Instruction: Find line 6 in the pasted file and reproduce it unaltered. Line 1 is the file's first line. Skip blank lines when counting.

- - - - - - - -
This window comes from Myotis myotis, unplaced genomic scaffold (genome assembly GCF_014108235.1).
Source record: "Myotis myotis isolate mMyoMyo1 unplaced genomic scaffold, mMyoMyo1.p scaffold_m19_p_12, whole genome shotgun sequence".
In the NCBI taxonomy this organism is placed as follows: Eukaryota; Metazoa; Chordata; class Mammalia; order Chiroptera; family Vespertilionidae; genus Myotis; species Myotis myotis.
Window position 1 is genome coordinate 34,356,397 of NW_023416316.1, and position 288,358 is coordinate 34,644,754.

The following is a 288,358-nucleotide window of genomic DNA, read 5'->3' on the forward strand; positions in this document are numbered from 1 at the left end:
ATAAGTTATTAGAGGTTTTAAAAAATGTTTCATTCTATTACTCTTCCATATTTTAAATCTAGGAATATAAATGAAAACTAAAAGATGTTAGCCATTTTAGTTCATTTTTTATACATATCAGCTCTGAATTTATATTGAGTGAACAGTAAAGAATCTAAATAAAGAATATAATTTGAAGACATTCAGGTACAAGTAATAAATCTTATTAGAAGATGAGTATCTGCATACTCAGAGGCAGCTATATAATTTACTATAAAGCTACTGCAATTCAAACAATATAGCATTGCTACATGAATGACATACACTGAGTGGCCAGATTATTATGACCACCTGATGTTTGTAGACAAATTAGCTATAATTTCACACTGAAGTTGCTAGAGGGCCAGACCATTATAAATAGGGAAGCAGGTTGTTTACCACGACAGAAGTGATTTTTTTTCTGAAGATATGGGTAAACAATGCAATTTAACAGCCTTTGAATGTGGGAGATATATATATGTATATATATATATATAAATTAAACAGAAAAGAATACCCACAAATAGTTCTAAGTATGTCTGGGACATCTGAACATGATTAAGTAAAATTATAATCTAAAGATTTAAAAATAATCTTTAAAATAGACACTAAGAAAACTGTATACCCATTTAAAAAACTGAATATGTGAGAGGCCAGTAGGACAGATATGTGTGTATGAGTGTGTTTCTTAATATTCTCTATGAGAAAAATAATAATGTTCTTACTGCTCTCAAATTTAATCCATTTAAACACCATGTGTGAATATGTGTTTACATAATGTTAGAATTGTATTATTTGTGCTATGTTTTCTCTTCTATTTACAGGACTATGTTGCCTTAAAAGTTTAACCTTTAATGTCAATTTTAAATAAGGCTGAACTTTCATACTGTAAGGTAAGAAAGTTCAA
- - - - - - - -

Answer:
ATAAGTTATTAGAGGTTTTAAAAAATGTTTCATTCTATTACTCTTCCATATTTTAAATCTAGGAATATAAATGAAAACTAAAAGATGTTAGCCATTTTAGTTCATTTTTTATACATATCAGCTCTGAATTTATATTGAGTGAACAGTAAAGAATCTAAATAAAGAATATAATTTGAAGACATTCAGGTACAAGTAATAAATCTTATTAGAAGATGAGTATCTGCATACTCAGAGGCAGCTATATAATTTACTATAAAGCTACTGCAATTCAAACAATATAGCATTGCTACATGAATGACATACACTGAGTGGCCAGATTATTATGACCACCTGATGTTTGTAGACAAATTAGCTATAATTTCACACTGAAGTTGCTAGAGGGCCAGACCATTATAAATAGGGAAGCAGGTTGTTTACCACGACAGAAGTGATTTTTTTTCTGAAGATATGGGTAAACAATGCAATTTAACAGCCTTTGAATGTGGGAGATATATATATGTATATATATATATATAAATTAAACAGAAAAGAATACCCACAAATAGTTCTAAGTATGTCTGGGACATCTGAACATGATTAAGTAAAATTATAATCTAAAGATTTAAAAATAATCTTTAAAATAGACACTAAGAAAACTGTATACCCATTTAAAAAACTGAATATGTGAGAGGCCAGTAGGACAGATATGTGTGTATGAGTGTGTTTCTTAATATTCTCTATGAGAAAAATAATAATGTTCTTACTGCTCTCAAATTTAATCCATTTAAACACCATGTGTGAATATGTGTTTACATAATGTTAGAATTGTATTATTTGTGCTATGTTTTCTCTTCTATTTACAGGACTATGTTGCCTTAAAAGTTTAACCTTTAATGTCAATTTTAAATAAGGCTGAACTTTCATACTGTAAGGTAAGAAAGTTCAA